WSTA chief: wine duty rise "grossly unfair"

30 October, 2018

The Wine and Spirit Trade Association has warned consumers to expect an increase in wine prices as businesses take an inflationary hit following the Budget announcement.

The 3.1% inflationary rises on alcohol imposed by chancellor of the exchequer Philip Hammond, means wine businesses and consumers will experience the price increases a month before Brexit.

 

The duty rises by inflation will mean a bottle of wine will go up by 7p, sparkling wine 9p and an average priced bottle of fortified wine will also go up 9p. This does not include VAT which would add a further 20% to the wine duty rise.

  

However, the average priced bottle of spirits will remain the same after a freeze to spirit duty was imposed by the chancellor.

Miles Beale chief executive of the Wine & Spirit Trade Association said: “We welcome the Government’s decision to freeze duty on spirits, which will support this great British sector to invest, grow and create jobs - as well as supporting the public finances through increased revenues.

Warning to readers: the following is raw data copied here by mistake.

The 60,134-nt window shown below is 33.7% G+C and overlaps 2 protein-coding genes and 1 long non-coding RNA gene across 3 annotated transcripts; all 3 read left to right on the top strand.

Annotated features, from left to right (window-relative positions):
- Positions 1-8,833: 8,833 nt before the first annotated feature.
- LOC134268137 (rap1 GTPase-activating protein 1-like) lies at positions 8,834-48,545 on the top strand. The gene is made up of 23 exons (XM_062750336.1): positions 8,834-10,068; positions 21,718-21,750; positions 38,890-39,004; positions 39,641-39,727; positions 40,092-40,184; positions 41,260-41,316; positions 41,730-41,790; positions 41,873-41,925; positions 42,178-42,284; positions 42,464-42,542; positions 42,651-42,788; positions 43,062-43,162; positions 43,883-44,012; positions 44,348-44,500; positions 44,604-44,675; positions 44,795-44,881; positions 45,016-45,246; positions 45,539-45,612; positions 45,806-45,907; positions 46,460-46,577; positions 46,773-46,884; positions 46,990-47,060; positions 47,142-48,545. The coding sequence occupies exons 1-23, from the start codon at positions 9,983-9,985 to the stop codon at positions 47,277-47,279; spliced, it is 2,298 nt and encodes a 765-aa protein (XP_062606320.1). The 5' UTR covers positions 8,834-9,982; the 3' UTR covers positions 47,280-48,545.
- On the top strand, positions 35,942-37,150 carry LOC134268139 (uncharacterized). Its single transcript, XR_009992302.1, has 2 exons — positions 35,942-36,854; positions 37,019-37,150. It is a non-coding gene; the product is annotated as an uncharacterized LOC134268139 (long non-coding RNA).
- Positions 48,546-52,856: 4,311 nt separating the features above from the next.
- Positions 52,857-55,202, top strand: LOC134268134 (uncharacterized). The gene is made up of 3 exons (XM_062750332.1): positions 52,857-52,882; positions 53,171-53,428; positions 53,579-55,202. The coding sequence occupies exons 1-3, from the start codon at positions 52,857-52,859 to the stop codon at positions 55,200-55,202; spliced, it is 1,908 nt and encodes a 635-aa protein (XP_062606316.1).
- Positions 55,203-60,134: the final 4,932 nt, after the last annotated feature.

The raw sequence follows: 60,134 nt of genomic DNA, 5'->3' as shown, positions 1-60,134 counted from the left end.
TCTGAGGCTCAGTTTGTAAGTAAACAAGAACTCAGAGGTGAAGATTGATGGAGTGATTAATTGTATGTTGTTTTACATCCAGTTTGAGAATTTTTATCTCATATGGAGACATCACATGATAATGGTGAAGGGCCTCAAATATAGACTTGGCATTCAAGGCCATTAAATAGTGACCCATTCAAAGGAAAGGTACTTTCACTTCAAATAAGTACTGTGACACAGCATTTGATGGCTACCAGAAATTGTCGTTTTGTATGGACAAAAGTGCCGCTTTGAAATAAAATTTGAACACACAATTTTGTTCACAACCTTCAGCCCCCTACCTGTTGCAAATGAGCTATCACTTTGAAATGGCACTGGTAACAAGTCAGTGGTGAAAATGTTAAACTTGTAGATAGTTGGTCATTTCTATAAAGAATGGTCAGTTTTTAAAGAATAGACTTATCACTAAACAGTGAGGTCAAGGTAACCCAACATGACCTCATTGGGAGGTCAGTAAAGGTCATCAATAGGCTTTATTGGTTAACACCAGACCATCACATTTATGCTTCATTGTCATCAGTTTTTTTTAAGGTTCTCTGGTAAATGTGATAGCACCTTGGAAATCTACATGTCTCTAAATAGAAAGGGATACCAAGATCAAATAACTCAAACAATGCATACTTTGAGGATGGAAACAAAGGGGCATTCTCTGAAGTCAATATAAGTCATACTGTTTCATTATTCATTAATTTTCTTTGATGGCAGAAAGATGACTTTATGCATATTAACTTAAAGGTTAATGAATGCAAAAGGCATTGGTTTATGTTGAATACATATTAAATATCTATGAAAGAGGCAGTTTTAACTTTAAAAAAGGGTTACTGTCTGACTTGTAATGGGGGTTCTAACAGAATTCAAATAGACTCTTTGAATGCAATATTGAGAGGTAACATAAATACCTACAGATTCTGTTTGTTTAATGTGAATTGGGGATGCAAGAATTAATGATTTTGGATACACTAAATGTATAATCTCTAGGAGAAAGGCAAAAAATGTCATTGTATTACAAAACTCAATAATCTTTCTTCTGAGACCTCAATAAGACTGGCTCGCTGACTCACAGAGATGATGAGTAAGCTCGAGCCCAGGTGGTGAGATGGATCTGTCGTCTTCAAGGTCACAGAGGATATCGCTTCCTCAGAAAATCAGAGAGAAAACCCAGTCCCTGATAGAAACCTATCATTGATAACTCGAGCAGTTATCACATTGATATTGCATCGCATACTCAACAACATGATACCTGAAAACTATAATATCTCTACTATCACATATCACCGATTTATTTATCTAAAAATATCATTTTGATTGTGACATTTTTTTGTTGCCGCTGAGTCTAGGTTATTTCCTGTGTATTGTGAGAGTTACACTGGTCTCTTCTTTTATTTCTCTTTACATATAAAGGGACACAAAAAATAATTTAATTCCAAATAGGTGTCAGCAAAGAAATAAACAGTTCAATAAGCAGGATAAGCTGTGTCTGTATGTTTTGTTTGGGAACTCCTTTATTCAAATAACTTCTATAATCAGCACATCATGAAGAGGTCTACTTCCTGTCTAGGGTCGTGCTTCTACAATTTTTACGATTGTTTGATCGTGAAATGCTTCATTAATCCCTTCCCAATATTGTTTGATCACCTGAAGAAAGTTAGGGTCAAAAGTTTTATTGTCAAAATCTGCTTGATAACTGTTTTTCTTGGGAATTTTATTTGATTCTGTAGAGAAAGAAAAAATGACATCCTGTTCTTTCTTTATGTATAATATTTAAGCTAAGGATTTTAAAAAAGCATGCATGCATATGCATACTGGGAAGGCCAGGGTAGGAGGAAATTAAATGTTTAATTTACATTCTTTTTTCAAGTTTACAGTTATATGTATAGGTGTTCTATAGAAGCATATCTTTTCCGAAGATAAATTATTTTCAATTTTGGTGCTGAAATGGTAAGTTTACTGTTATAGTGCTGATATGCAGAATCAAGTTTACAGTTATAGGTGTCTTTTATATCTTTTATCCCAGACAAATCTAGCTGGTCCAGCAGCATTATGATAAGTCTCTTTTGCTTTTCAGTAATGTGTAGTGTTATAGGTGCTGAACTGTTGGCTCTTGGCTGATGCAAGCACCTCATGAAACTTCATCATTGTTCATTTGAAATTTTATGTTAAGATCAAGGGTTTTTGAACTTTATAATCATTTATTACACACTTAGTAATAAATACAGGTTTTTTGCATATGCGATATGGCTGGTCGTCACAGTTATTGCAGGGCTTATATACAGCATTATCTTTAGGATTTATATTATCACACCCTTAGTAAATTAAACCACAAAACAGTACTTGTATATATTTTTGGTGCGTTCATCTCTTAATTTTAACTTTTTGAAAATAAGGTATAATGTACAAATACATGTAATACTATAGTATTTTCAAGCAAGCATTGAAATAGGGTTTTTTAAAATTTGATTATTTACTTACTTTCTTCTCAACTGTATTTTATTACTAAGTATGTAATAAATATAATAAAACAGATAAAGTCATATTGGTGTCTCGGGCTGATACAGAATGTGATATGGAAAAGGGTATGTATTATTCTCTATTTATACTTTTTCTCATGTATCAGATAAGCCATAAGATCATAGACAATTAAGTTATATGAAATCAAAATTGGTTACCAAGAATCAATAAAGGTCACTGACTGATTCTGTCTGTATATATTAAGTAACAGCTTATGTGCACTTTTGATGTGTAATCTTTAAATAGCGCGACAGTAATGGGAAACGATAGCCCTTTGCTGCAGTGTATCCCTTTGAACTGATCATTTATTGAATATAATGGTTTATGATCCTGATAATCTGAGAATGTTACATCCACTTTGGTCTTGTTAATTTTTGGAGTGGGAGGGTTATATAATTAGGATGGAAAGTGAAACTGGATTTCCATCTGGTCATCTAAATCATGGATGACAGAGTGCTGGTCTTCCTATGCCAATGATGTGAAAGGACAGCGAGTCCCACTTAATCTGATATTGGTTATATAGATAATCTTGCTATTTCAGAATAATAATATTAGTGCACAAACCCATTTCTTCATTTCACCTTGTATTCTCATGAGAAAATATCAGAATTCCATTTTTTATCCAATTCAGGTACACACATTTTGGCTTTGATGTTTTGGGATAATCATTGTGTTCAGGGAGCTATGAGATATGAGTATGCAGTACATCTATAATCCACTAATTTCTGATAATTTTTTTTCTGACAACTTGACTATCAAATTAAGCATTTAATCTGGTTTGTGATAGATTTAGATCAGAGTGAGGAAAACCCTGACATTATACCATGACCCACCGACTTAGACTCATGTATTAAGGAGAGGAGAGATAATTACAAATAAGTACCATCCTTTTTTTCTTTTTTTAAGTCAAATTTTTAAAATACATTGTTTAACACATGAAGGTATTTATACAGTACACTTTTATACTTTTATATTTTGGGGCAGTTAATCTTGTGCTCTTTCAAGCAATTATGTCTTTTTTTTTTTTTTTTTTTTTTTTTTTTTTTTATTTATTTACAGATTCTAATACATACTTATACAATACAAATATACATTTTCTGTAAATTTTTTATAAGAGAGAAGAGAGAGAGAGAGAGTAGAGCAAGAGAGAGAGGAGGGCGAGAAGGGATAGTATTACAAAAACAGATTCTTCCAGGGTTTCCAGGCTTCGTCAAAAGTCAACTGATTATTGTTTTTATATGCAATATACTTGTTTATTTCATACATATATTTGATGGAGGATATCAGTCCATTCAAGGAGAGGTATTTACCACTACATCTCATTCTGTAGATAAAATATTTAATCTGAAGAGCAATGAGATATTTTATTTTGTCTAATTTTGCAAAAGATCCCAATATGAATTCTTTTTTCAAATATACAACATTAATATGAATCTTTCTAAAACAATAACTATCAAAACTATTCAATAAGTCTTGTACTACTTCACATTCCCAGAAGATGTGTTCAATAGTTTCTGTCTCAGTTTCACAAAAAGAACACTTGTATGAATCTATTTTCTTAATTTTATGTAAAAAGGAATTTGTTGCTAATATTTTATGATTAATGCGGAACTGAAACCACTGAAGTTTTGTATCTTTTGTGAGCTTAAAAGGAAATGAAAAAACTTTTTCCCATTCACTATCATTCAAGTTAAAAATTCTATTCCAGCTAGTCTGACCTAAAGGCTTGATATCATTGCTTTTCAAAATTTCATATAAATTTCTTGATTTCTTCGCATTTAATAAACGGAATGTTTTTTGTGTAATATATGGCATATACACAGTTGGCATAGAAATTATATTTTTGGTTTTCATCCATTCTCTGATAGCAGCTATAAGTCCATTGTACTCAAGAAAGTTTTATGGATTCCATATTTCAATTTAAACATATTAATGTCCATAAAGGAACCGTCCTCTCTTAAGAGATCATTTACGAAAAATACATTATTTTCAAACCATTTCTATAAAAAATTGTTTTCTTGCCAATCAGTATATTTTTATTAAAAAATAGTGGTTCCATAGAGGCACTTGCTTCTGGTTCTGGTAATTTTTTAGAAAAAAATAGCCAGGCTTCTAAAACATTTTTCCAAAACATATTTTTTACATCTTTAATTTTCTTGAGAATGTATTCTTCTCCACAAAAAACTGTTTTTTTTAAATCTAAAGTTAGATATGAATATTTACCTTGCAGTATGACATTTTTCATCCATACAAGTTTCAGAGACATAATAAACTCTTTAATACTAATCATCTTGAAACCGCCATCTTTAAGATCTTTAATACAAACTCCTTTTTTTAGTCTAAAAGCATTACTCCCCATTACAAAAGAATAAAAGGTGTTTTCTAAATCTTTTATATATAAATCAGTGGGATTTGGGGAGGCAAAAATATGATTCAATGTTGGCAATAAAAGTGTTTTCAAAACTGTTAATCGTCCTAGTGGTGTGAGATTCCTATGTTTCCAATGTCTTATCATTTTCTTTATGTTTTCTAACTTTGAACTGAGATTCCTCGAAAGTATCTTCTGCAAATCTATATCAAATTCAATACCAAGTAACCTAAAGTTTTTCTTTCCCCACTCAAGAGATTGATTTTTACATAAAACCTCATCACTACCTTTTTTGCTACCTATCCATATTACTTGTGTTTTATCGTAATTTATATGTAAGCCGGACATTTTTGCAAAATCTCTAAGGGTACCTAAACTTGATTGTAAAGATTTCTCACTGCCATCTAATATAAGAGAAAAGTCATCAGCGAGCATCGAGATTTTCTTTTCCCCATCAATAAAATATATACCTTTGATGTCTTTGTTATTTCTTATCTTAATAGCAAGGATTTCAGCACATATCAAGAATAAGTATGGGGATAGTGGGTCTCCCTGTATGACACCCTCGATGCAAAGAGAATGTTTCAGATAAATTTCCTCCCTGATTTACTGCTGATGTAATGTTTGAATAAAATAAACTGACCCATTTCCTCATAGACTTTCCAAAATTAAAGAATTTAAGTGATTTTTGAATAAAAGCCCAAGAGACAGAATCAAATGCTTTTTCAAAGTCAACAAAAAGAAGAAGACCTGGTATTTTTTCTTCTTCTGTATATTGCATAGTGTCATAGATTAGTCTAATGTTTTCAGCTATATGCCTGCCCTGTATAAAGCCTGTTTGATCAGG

“However, the decision by the Chancellor to increase wine rates significantly is a hammer blow to this great British industry. 

“It actively undermines a sector that has been hardest hit since the Brexit referendum and will be thoroughly unwelcome for the 33m consumers of the nation’s most popular alcoholic drink.

 

“This inflationary rise is grossly unfair, unjustified and counter-productive. The UK is the world’s biggest wine trading nation and, as such, deserves government’s support, not punishment.”

 

The revised rates are due to come into effect after midnight on Friday, 1 February.





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Nick Strangeway

Hacha leads by example

Back in 2002 celebrity chef Jamie Oliver launched Fifteen, a restaurant made up of a team of trainee chefs from underprivileged backgrounds.

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